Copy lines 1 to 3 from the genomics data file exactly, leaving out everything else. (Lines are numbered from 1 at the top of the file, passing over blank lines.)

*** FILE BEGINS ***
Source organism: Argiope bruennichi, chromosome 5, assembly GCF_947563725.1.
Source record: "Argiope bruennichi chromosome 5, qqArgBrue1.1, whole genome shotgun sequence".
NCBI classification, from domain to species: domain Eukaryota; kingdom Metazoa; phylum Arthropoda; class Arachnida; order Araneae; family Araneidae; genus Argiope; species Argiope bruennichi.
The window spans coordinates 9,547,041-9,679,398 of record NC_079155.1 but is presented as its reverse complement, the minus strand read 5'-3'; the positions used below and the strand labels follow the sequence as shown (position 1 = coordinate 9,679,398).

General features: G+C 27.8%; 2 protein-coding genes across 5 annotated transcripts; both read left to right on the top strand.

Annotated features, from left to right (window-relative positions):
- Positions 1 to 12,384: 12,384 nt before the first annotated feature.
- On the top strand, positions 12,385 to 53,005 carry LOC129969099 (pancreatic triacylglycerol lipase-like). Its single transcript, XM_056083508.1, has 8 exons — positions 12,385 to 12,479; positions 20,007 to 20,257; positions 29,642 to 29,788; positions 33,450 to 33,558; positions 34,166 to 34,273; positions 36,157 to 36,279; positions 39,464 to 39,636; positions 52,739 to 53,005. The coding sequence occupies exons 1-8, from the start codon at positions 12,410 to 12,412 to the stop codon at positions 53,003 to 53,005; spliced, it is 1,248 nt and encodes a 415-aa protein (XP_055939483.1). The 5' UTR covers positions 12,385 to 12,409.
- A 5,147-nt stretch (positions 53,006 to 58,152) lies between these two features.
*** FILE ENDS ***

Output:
Source organism: Argiope bruennichi, chromosome 5, assembly GCF_947563725.1.
Source record: "Argiope bruennichi chromosome 5, qqArgBrue1.1, whole genome shotgun sequence".
NCBI classification, from domain to species: domain Eukaryota; kingdom Metazoa; phylum Arthropoda; class Arachnida; order Araneae; family Araneidae; genus Argiope; species Argiope bruennichi.